• Second part of Secure Flight is phased in beginning Saturday

    Starting Saturday, some travelers will begin providing their birth date and sex when booking their airline reservations; Secure Flight aims to match passengers’ names against the government’s terrorism watch list

  • Pakistani jihadists attacked Pakistani nuclear sites three times since 2007

    When Pakistan was developing its nuclear weapons infrastructure in the 1970s and 1980s, its main concern was that India would overrun these nuclear weapons facilities in an armored offensive; Pakistan thus chose to locate much of its nuclear weapons infrastructure to the north and west of the country — but this decision means that most of Pakistan’s nuclear sites are close to or even within areas dominated by Pakistani Taliban militants and home to al-Qaeda

  • Power companies seek federal funds for smart grid

    The Obama administration has placed a priority on smart grid technology, and Congress has approved $3.4 billion in federal grants for smart grid projects nationwide

  • Study highlights air cargo security failings

    New study: “these weak spots [in air cargo security] increase the security risk of worldwide transport, which can result in the disruption of logistical processes with considerable economic losses”

  • Kemesa: Solving the identity theft problem

    The ideal solution to the online identity theft problem is to not transmit personal information to Web sites in the first place; with Kemesa’s Shop Shield, personal information can not be stolen because it is never revealed during the online transaction process

  • University of Detroit Mercy receives cyber security research contract

    The aim of the $551,500 federal contract is to develop and disseminate the knowledge necessary to ensure that the software that enables America’s business and critical infrastructure is safe and secure

  • phd 4 u: British researcher receives first ever doctor of texting

    Texts are much more about maintaining and building relationships rather than passing on raw facts; as such they tend to include a lot of information which is irrelevant but entertaining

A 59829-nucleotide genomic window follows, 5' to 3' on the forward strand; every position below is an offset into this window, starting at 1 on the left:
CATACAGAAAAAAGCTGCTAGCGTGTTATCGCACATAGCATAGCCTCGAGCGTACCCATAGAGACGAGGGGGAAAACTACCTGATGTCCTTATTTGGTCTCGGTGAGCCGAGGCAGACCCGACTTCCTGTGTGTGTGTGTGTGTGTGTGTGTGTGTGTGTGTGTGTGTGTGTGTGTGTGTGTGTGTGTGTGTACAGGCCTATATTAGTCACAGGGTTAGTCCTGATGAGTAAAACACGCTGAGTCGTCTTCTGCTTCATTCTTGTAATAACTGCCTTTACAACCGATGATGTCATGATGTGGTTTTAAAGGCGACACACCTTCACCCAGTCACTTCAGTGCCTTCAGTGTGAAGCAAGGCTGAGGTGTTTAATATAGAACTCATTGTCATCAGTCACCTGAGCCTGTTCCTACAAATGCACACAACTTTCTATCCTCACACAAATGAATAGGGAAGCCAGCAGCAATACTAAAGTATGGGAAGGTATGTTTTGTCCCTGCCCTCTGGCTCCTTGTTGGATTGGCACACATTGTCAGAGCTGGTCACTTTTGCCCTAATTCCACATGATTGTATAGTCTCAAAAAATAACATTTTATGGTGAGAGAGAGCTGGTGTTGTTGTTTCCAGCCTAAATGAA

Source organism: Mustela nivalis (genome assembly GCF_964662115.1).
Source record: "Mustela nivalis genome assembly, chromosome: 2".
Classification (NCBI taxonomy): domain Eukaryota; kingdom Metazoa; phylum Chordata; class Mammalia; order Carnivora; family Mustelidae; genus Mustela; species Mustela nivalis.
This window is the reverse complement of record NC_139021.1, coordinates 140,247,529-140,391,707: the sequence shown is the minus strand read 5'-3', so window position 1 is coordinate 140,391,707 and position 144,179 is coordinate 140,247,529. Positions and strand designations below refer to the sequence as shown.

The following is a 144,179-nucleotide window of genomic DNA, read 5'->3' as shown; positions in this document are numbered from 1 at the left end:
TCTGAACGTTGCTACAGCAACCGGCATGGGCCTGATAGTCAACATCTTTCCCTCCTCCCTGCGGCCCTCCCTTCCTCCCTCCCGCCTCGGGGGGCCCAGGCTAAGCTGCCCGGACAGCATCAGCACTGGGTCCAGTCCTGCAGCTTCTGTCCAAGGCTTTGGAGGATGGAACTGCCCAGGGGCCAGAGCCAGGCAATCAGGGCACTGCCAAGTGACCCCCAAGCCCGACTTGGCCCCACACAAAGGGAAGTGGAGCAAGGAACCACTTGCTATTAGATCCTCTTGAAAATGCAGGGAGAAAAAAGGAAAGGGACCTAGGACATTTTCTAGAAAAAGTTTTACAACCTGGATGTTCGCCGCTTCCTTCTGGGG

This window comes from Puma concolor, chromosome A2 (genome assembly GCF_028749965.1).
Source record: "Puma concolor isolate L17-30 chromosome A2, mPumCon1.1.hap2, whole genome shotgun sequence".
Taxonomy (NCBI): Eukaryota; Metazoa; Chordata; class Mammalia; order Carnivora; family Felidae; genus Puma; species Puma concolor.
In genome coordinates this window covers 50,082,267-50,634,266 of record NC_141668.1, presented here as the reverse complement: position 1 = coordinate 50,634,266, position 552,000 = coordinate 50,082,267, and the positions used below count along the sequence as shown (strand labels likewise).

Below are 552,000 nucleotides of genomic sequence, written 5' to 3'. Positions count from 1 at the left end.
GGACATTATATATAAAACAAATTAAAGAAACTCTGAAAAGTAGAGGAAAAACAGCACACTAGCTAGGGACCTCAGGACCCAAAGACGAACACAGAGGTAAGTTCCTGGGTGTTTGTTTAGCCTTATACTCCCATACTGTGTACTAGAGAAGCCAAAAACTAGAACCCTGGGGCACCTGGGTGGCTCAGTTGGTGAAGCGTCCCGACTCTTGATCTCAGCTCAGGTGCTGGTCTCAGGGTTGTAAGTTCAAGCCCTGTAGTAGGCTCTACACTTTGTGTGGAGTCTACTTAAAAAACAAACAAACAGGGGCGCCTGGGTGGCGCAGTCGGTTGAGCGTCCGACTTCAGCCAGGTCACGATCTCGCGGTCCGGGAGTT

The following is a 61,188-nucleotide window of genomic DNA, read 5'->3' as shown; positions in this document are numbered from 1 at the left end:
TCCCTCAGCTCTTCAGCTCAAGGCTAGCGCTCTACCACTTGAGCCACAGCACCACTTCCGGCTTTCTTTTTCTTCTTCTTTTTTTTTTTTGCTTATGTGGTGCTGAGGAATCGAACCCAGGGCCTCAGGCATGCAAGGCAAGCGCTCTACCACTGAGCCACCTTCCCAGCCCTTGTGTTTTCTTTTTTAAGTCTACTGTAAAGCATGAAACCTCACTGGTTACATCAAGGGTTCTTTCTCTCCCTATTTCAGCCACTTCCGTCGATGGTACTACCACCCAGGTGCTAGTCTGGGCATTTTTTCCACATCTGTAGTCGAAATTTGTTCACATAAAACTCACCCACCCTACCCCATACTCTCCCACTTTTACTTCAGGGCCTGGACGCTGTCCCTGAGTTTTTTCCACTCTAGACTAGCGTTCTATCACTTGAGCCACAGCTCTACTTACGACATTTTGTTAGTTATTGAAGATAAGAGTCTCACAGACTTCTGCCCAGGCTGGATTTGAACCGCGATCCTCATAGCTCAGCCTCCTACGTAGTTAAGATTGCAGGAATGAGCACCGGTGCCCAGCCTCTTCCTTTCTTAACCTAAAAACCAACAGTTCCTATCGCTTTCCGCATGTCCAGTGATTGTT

• Israel equips its tanks with anti-missile systems

    During the summer 2006 war between Israel and Hezbollah, twenty-two Israeli Merkava tanks were damaged by Russian Kornet anti-tank guided missiles fired by Hezbollah fighters; the Israeli military determined that most of the missile hits could have been averted if the tanks had been equipped with available anti-missile systems

  • U.K. authorities made more than 500,000 surveillance requests last year

    U.K. police, councils, and the intelligence services made about 1,500 surveillance requests every day last year; this is the annual equivalent to one in every 78 people being targeted

  • NRC seeks tighter oversight of often-lost radioactive devices

    A 3 August proposal by the Nuclear Regulatory Commission (NRC) would expand the agency’s oversight, giving federal and state officials more muscle by stiffening regulations on almost 2,000 items — mostly industrial gauges containing radioactive material; there are approximately 2 million radioactive devices in factories, hospitals, research facilities — and the GAO estimates that up to 500,000 of those devices are unaccounted for

  • In-building public-safety communication a growing business

    The 9/11 attacks exposed a major weakness: rescue personnel had no communication coverage inside the towers; regulations now require that first responders have communications coverage everywhere in a building — or at least 95 percent of it; as businesses and local governments face deadlines for complying with these requirements, businesses offering in-building communication services will benefit

  • Study: No high engineering dropout rate

    New study from Purdue University busts two education-related myths - - that engineering has a higher dropout rate than other majors and that women do not as well as men

  • New titanium alloys offer better IED protection

    Titanium deforms and retains damage from strong impacts and fast applied forces — such compression on the metal can happen when it is hit by bullets or explosives; metallurgy theory provides a greater understanding of the material at the atomic scale — an understanding which will lead to the production of more resilient titanium

  • U.K. MPs have doubts about a biometrics IT system for screening students

    The Home Affairs Committee looked at the role of the National Biometric Identity Service (NBIS) in student visa applications as part of a report into migration processes; universities have already voiced their concerns that the enrollment of students will depend on the untested NBIS, and the MPs say they share this concern

  • U.S. military speeds up preparation for attack on Iran's nuclear facilities

    The Obama administration’s six-month exploration of ways short of war to persuade Iran to halt its accelerated march to the bomb has, so far, yielded nothing; these efforts, however, have allowed Iran more time and space to build more centrifuges, enrich more uranium, launch a plutonium path to the bomb, and test more sophisticated missiles; the administration can take a hint, and it is now accelerating preparations for a military attack on Iran’s nuclear weapons facilities